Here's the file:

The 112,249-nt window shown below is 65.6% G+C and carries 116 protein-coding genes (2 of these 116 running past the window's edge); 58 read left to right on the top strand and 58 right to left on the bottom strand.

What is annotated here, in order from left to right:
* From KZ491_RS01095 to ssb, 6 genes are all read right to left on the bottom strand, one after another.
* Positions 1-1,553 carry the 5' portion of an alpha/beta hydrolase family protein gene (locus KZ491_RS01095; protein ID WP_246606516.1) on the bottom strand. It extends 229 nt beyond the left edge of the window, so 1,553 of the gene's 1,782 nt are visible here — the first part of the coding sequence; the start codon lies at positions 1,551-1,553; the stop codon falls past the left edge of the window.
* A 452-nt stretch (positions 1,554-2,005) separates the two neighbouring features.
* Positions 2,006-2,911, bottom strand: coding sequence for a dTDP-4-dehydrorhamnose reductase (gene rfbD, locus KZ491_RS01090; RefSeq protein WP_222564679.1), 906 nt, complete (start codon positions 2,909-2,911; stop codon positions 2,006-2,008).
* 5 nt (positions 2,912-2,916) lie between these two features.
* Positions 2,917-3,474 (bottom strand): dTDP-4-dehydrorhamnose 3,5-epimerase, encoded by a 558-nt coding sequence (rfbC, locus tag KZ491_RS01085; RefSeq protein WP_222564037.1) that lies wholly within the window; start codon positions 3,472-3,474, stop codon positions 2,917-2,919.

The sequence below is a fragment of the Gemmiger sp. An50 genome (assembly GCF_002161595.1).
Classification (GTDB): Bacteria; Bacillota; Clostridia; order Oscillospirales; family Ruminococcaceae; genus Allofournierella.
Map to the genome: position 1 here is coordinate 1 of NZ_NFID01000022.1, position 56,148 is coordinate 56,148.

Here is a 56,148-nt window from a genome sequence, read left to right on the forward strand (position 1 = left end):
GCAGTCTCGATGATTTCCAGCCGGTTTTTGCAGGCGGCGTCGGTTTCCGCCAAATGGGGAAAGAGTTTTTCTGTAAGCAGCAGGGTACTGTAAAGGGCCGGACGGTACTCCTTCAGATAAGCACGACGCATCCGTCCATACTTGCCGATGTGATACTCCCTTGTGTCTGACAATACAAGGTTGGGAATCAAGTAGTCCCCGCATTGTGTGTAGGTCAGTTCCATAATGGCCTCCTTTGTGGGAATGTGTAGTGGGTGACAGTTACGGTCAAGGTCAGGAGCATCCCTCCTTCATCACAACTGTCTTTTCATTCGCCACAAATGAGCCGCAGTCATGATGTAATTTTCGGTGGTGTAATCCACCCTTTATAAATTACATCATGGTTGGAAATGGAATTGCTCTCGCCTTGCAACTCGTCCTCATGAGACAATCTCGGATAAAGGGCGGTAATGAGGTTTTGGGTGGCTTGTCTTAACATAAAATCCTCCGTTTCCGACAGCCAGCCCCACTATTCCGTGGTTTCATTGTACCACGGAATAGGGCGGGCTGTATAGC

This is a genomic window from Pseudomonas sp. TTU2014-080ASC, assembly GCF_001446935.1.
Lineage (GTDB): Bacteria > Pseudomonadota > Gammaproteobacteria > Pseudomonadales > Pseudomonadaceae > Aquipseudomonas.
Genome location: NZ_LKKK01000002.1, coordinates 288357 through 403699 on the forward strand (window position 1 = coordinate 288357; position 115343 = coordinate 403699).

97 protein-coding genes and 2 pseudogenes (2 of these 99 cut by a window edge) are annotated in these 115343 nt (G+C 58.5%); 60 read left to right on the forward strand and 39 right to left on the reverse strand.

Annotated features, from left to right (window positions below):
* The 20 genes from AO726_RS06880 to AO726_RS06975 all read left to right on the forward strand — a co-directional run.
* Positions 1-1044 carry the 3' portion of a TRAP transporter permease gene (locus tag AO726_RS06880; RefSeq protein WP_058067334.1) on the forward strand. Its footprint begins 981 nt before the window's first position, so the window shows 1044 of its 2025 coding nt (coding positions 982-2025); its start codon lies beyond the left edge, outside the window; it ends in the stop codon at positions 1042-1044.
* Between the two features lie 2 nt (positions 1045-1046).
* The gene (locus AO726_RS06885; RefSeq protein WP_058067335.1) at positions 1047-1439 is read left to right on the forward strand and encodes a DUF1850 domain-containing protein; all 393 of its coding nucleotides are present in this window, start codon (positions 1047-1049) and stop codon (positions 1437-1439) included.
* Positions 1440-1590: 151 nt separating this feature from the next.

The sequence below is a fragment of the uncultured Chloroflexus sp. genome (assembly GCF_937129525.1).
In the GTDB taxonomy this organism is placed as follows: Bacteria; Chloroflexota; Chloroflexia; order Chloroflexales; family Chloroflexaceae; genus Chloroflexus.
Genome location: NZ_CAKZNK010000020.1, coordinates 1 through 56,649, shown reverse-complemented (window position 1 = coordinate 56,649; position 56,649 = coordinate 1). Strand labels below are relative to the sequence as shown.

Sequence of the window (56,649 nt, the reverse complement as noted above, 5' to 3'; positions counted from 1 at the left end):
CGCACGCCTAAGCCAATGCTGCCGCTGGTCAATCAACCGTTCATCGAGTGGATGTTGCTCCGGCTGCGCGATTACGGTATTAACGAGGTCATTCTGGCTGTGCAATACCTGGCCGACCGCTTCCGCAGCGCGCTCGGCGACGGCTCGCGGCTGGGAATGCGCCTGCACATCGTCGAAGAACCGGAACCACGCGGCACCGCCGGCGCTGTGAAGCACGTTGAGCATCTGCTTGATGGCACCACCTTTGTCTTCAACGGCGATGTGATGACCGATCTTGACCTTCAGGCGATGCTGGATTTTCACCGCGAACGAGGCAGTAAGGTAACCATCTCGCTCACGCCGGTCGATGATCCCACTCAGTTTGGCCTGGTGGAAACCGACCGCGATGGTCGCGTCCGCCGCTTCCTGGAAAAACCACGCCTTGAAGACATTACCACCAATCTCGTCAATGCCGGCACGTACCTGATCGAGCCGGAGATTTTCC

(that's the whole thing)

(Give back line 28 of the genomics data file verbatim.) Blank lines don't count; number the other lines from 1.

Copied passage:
CGCACGCCTAAGCCAATGCTGCCGCTGGTCAATCAACCGTTCATCGAGTGGATGTTGCTCCGGCTGCGCGATTACGGTATTAACGAGGTCATTCTGGCTGTGCAATACCTGGCCGACCGCTTCCGCAGCGCGCTCGGCGACGGCTCGCGGCTGGGAATGCGCCTGCACATCGTCGAAGAACCGGAACCACGCGGCACCGCCGGCGCTGTGAAGCACGTTGAGCATCTGCTTGATGGCACCACCTTTGTCTTCAACGGCGATGTGATGACCGATCTTGACCTTCAGGCGATGCTGGATTTTCACCGCGAACGAGGCAGTAAGGTAACCATCTCGCTCACGCCGGTCGATGATCCCACTCAGTTTGGCCTGGTGGAAACCGACCGCGATGGTCGCGTCCGCCGCTTCCTGGAAAAACCACGCCTTGAAGACATTACCACCAATCTCGTCAATGCCGGCACGTACCTGATCGAGCCGGAGATTTTCC